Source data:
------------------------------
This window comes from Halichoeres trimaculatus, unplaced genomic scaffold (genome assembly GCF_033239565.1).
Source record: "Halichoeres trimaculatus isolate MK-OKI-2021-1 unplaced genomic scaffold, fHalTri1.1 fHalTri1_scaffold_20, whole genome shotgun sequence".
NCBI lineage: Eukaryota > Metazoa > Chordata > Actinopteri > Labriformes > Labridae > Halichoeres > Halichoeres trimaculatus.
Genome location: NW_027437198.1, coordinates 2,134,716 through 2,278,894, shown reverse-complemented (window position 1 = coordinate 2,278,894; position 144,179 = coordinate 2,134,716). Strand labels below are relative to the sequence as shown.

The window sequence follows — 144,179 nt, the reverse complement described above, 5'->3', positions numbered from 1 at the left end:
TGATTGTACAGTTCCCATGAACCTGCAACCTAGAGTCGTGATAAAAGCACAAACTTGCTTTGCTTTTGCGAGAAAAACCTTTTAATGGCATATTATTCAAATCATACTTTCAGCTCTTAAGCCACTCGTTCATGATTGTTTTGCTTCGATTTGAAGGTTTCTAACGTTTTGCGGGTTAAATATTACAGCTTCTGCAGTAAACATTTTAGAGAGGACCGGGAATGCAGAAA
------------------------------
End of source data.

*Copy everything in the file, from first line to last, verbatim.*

This window comes from Halichoeres trimaculatus, unplaced genomic scaffold (genome assembly GCF_033239565.1).
Source record: "Halichoeres trimaculatus isolate MK-OKI-2021-1 unplaced genomic scaffold, fHalTri1.1 fHalTri1_scaffold_20, whole genome shotgun sequence".
NCBI lineage: Eukaryota > Metazoa > Chordata > Actinopteri > Labriformes > Labridae > Halichoeres > Halichoeres trimaculatus.
Genome location: NW_027437198.1, coordinates 2,134,716 through 2,278,894, shown reverse-complemented (window position 1 = coordinate 2,278,894; position 144,179 = coordinate 2,134,716). Strand labels below are relative to the sequence as shown.

The window sequence follows — 144,179 nt, the reverse complement described above, 5'->3', positions numbered from 1 at the left end:
TGATTGTACAGTTCCCATGAACCTGCAACCTAGAGTCGTGATAAAAGCACAAACTTGCTTTGCTTTTGCGAGAAAAACCTTTTAATGGCATATTATTCAAATCATACTTTCAGCTCTTAAGCCACTCGTTCATGATTGTTTTGCTTCGATTTGAAGGTTTCTAACGTTTTGCGGGTTAAATATTACAGCTTCTGCAGTAAACATTTTAGAGAGGACCGGGAATGCAGAAA